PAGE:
A Sermon on Climate Change
For a Thousand Generations, Steve Hollaway, Harbor Church, February 17, 2013
The Bible begins with the story of creation, and so does our faith. The Nicene Creed begins with the words “I believe in one God the Father almighty, Maker of heaven and earth.” The conviction that there is a Creator behind all that is affects the way we look at the world and think of ourselves.
I am going to talk about climate change this morning as part of a national and ecumenical “preach-in,” but I want to “start at the very beginning, a very good place to start.” I read Genesis 1 as theological poetry. What is the theme of the poem? That God made everything and it was good. The beauty of the earth is not accidental; beauty reflects design. The world—from the stars far away to the smallest creatures near at hand—was created by God’s intention.
Human beings are the climax of that creation, both male and female made in God’s image. Humans were made the same day as all the land-dwelling animals; we too are creatures. We are part of nature. Humans are given dominion (1:26) over all the other animals. Dominion means “rule,” so the first creation story in Genesis 1 does in fact give humans rule over animals—but not the planet. Since we are to rule in God’s image, the presupposition is that we will rule the animals as God would, having found them good.
But when you come to Genesis 2 you find a second creation story, one which existed in Israel along with the first. In that story the first human is placed in the original garden to cultivate it. The Hebrew word which is translated here “cultivate” or “till” literally means to serve, as slaves serve their masters or people serve God. The human is pictured here as the servant of the earth. Another way to express that is to say that we are stewards, caretakers of a garden, a world that belongs to someone else. “The earth is the Lord’s, and everything in it” (Psalm 24:1). So in Genesis we have two pictures of the human role in the created world, both ruler and servant—although Jesus showed us that in God’s mind those two are not far apart. We are called to rule not as the Gentiles understand ruling, but as servants.
Why is it then, that some of the people who argue most vehemently for the doctrine of creation and the importance of Genesis at the same time insist that humans have no role in stopping climate change? It is strange that creationism and skepticism about climate change seem to go together. Perhaps what unites the two concerns is that these people simply don’t believe in science. They don’t believe in rational observation of the world, but instead begin with fixed ideas and try to make the world fit those ideas.
That may be the obvious connection, but I want to suggest four others:
- Fundamentalism is linked to fatalism. Some people have an idea of God’s sovereignty that has been twisted into the pagan notion of Fate. “When it’s your time, it’s your time.” “Que sera sera.” Tornados take more lives in the South than in Kansas because fundamentalists are fatalistic and don’t think there’s anything to be done about “acts of God” whereas the Lutherans and Catholics in Kansas take precautions.
- There is a patriarchal view of power. The macho view is that just as a woman is to be used for our pleasure, nature also exists to be used.
- Gnosticism still survives—the heresy the early church had to fight, that spirit is good and the material is evil. Some people who think of themselves as Christians do not really believe that the earth is good or that God actually became human flesh; they think that this world is evil and temporary. They have no belief in a kingdom of God on the earth or that God has an ultimate plan for shalom on this planet.
- The idea of the Rapture and that the end of the world is coming soon has been popular since the 19th century; it didn’t really exist before then. Many Americans read the Bible (I think wrongly) to say that when Christ returns believers will be snatched out of this world, rather than going out to welcome Christ back to the earth as its rightful ruler. Those who believe that Christians will be plucked out of this miserable planet also believe that ultimately the earth will be destroyed, rather than renewed as the prophets and the apostle Paul taught. If you think that Jesus is coming back to pluck you out very soon, there is no reason to worry about long-term consequences. Scholars find in Paul’s early letters this “interim ethic”—for example, why marry because the time is short. But even in Paul’s later letters you see this view being modified as it becomes clear that the church is going to be here for a long time. For a brief period in college I was caught up in thinking that the end was near, so I considered dropping out of Princeton. If the world is ending, why bother? And if the earth is to be destroyed, why do anything to save it? I fear that attitude is more common than you may think since you live in the least biblically-oriented part of the country.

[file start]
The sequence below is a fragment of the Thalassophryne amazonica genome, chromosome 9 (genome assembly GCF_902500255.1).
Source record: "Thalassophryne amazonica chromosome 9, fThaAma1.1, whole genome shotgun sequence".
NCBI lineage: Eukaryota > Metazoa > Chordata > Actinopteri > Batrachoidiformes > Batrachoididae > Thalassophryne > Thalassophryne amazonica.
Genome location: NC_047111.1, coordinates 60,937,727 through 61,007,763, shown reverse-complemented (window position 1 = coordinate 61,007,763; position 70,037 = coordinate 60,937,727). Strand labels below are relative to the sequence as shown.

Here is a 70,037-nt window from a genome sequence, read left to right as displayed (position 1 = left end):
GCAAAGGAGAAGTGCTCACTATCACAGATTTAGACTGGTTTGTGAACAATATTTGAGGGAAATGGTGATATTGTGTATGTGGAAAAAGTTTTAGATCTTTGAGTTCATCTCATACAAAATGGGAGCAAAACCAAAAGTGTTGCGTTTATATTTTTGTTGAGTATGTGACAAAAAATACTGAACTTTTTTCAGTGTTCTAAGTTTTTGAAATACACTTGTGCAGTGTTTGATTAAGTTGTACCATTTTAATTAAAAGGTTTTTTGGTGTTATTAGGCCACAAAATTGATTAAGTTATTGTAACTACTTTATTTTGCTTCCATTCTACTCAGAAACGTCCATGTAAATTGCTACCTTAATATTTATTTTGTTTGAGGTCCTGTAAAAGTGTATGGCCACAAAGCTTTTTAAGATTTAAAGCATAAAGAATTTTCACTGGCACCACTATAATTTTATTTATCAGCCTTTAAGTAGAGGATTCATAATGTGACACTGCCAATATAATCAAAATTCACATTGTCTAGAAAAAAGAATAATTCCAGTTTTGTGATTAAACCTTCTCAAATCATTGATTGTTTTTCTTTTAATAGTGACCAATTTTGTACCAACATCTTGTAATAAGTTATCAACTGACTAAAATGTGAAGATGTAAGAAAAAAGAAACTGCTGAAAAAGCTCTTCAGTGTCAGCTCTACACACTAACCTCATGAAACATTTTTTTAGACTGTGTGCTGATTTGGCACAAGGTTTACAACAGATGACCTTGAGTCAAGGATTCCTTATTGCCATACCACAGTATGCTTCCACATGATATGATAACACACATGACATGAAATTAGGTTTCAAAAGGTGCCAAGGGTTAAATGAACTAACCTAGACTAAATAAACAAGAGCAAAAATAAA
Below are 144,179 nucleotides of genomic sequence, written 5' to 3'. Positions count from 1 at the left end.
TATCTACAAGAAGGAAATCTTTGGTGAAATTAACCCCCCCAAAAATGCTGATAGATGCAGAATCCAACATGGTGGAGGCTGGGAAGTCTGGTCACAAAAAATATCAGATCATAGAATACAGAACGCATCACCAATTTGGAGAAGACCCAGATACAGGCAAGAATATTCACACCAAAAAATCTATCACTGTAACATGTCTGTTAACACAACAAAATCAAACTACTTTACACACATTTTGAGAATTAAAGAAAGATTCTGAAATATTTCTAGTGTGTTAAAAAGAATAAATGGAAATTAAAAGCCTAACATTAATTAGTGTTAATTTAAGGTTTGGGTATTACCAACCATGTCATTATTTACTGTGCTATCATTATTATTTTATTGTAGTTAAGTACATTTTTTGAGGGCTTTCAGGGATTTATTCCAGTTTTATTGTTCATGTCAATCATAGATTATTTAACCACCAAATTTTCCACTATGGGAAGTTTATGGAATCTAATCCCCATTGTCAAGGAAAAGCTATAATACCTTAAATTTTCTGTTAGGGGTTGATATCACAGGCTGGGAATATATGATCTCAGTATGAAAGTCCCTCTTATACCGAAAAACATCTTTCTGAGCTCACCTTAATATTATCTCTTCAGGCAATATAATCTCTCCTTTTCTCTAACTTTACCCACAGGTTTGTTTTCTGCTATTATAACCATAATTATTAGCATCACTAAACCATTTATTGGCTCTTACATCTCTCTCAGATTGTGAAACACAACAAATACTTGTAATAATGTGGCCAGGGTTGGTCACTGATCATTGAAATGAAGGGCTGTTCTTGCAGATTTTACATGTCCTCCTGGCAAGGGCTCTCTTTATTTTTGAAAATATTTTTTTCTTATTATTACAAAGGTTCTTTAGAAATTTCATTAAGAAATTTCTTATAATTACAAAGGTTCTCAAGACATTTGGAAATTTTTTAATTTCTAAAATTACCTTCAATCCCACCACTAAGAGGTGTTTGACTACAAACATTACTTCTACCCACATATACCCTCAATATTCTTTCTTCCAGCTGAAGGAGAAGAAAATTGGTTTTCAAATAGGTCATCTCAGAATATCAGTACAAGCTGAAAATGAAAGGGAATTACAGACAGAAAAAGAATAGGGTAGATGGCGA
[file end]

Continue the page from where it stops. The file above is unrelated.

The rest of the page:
Against that view that time is short I want to posit a major biblical value: concern for coming generations. This is a core idea in the Torah and in the Prophets—that the covenant with Yahweh, the Lord, extends to all generations. The blessings as well as the curses will fall on your children’s children, but even beyond that Yahweh is said to be faithful for a thousand generations. The covenants that were made with Noah and Abraham were “for all the generations to come.” The same emphasis is there when Moses describes the covenant God has made: “Know that the Lord your God is God; he is the faithful God, keeping his covenant of love for a thousand generations” (Deut. 7:9). 1 Chronicles 16 has David singing a psalm which speaks to the people in imperatives:
Give thanks to the Lord…
Sing to him…
Seek the Lord and his strength…
Remember the wonderful works he has done…
Then there is this:
Remember his covenant forever, the word that he commanded, for a thousand generations.
There is no sense in scripture that this world is temporary. Yes, the prophets and apostles say, this world is under sin and needs to be redeemed. But the good news is that God’s reign is coming in fullness and the whole creation will be renewed. The whole creation groans for its redemption. One day there will be a new heaven and a new earth, which will be one. One day there will be peace and flourishing as sin and death are defeated and the lion lays down with the lamb.
In the wisdom tradition of the Bible it is taken for granted that God and the earth endure, even though we pass away. Psalm 119:9 says “Your faithfulness continues through all generations; you established the earth, and it endures.” Ecclesiastes 1:4 declares “Generations come and generations go, but the earth remains forever.”